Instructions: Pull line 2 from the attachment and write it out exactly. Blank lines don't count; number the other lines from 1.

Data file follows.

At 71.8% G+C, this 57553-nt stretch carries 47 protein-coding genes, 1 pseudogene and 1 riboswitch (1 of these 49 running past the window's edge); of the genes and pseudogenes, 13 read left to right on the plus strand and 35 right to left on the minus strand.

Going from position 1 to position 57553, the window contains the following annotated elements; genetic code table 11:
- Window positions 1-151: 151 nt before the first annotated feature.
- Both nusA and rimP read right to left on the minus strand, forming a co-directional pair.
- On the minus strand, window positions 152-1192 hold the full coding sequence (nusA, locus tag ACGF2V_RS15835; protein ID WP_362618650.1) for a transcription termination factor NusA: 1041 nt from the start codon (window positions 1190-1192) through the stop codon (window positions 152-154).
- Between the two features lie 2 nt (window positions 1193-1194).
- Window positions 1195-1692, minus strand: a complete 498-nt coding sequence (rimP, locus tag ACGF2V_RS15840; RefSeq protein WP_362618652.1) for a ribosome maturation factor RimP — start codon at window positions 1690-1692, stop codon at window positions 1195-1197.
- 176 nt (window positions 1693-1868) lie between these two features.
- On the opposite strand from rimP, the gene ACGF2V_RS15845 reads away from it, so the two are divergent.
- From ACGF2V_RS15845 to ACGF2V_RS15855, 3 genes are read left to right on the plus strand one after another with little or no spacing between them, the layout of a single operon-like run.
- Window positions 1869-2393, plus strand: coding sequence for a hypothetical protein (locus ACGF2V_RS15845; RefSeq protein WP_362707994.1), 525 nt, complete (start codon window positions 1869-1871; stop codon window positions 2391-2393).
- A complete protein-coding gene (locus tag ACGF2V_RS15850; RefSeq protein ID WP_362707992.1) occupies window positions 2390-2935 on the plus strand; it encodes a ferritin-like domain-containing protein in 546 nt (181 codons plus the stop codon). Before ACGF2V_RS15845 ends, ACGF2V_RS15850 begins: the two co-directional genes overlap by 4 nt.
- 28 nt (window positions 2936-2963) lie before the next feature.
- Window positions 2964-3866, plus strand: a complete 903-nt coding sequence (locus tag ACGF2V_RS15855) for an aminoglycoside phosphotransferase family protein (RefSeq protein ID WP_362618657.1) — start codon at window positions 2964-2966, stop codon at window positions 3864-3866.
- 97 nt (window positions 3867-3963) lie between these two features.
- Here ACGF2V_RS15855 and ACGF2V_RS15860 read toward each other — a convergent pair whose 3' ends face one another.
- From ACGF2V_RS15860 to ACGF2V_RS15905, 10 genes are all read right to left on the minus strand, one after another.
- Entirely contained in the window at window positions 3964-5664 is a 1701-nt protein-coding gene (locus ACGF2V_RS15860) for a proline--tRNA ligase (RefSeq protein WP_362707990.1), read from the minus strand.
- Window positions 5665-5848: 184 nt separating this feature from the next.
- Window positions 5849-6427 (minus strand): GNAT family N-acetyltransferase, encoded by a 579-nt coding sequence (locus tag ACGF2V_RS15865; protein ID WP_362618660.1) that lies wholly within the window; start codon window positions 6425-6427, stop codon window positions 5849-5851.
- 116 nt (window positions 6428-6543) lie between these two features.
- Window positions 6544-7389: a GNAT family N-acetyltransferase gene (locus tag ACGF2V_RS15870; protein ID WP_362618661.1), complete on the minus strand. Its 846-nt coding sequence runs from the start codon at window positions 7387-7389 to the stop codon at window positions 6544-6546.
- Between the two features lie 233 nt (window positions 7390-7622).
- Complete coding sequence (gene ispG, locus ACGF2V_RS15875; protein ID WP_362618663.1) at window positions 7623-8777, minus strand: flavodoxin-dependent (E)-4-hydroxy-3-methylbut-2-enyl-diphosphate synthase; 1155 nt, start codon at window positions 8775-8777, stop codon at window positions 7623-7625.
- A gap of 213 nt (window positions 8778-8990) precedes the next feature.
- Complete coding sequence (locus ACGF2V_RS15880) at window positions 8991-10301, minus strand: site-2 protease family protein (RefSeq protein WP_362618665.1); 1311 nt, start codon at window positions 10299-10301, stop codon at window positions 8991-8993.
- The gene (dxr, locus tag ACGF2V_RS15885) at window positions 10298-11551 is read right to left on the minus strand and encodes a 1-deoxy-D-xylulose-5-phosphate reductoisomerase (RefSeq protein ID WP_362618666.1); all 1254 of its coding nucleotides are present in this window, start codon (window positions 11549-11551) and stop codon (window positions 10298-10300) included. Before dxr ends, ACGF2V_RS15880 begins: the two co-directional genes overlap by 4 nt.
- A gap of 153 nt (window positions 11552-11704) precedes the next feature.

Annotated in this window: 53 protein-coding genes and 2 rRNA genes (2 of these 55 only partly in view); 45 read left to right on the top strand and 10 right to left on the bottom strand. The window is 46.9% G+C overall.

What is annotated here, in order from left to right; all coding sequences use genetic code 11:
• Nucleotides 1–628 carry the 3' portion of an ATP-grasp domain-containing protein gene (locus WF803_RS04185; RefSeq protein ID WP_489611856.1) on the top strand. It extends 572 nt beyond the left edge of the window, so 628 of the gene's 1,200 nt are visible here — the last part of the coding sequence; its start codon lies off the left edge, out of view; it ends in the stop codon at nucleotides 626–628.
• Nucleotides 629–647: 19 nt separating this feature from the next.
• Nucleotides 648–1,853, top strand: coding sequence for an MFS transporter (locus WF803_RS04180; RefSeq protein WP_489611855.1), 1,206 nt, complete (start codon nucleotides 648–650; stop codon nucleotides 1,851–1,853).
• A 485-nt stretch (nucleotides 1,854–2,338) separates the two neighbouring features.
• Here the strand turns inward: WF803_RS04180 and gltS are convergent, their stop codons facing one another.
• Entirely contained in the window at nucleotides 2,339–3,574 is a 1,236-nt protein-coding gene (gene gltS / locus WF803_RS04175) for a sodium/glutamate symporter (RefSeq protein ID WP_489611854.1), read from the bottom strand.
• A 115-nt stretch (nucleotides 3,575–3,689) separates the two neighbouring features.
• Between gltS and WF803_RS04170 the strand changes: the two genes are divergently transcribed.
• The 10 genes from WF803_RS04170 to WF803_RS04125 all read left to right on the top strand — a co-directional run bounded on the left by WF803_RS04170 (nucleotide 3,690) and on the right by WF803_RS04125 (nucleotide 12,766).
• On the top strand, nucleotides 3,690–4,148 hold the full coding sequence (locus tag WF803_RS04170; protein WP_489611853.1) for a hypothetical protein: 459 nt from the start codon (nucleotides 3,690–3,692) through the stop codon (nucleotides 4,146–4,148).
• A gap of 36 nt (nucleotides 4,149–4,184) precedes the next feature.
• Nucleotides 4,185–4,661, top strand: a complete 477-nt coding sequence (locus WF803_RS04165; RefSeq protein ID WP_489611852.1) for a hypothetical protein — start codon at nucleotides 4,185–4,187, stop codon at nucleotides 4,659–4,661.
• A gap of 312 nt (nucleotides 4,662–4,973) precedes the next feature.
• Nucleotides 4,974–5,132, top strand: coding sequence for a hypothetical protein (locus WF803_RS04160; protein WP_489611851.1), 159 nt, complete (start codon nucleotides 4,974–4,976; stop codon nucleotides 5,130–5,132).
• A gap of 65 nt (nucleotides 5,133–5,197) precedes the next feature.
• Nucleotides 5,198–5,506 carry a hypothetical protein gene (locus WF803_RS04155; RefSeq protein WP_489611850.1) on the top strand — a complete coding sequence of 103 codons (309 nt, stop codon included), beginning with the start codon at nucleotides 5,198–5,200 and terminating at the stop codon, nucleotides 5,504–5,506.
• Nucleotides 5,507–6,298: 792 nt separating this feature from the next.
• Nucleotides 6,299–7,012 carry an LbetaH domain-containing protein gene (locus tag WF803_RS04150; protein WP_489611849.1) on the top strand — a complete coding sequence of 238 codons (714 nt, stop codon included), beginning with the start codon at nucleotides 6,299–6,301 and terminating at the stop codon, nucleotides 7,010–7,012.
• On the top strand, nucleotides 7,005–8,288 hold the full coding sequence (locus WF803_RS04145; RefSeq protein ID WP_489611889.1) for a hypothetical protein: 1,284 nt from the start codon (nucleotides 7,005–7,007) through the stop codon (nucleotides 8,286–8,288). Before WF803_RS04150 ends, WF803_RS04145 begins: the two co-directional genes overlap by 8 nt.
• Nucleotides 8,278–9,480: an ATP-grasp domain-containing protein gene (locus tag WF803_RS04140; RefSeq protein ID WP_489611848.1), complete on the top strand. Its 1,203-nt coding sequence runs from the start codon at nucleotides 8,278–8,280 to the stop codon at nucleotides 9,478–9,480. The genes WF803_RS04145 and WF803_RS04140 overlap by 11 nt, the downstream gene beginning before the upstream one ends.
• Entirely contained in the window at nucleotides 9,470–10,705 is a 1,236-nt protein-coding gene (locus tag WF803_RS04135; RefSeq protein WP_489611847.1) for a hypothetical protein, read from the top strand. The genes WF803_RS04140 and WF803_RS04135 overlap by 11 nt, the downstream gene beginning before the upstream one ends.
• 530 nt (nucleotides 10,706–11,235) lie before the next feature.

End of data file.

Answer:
Going from position 1 to position 57553, the window contains the following annotated elements; genetic code table 11: